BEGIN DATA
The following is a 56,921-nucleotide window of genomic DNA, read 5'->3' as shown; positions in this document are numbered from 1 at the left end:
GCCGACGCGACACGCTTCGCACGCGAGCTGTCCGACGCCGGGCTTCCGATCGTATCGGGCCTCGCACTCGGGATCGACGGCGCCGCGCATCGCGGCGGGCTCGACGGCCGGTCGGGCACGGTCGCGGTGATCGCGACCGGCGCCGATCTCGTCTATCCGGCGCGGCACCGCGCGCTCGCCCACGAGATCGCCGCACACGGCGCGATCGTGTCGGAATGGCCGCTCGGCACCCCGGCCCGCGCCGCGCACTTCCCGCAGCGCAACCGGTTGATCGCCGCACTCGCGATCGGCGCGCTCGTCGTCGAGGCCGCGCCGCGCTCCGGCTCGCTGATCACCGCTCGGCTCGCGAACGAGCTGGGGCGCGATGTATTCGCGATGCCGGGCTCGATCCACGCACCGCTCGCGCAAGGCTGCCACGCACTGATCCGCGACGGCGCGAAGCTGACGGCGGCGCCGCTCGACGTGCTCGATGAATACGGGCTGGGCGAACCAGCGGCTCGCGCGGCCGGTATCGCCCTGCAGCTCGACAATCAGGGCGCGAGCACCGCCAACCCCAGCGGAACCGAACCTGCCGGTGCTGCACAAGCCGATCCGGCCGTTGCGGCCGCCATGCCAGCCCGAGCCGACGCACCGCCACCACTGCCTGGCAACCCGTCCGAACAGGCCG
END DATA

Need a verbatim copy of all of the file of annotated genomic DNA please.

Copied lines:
The following is a 56,921-nucleotide window of genomic DNA, read 5'->3' as shown; positions in this document are numbered from 1 at the left end:
GCCGACGCGACACGCTTCGCACGCGAGCTGTCCGACGCCGGGCTTCCGATCGTATCGGGCCTCGCACTCGGGATCGACGGCGCCGCGCATCGCGGCGGGCTCGACGGCCGGTCGGGCACGGTCGCGGTGATCGCGACCGGCGCCGATCTCGTCTATCCGGCGCGGCACCGCGCGCTCGCCCACGAGATCGCCGCACACGGCGCGATCGTGTCGGAATGGCCGCTCGGCACCCCGGCCCGCGCCGCGCACTTCCCGCAGCGCAACCGGTTGATCGCCGCACTCGCGATCGGCGCGCTCGTCGTCGAGGCCGCGCCGCGCTCCGGCTCGCTGATCACCGCTCGGCTCGCGAACGAGCTGGGGCGCGATGTATTCGCGATGCCGGGCTCGATCCACGCACCGCTCGCGCAAGGCTGCCACGCACTGATCCGCGACGGCGCGAAGCTGACGGCGGCGCCGCTCGACGTGCTCGATGAATACGGGCTGGGCGAACCAGCGGCTCGCGCGGCCGGTATCGCCCTGCAGCTCGACAATCAGGGCGCGAGCACCGCCAACCCCAGCGGAACCGAACCTGCCGGTGCTGCACAAGCCGATCCGGCCGTTGCGGCCGCCATGCCAGCCCGAGCCGACGCACCGCCACCACTGCCTGGCAACCCGTCCGAACAGGCCG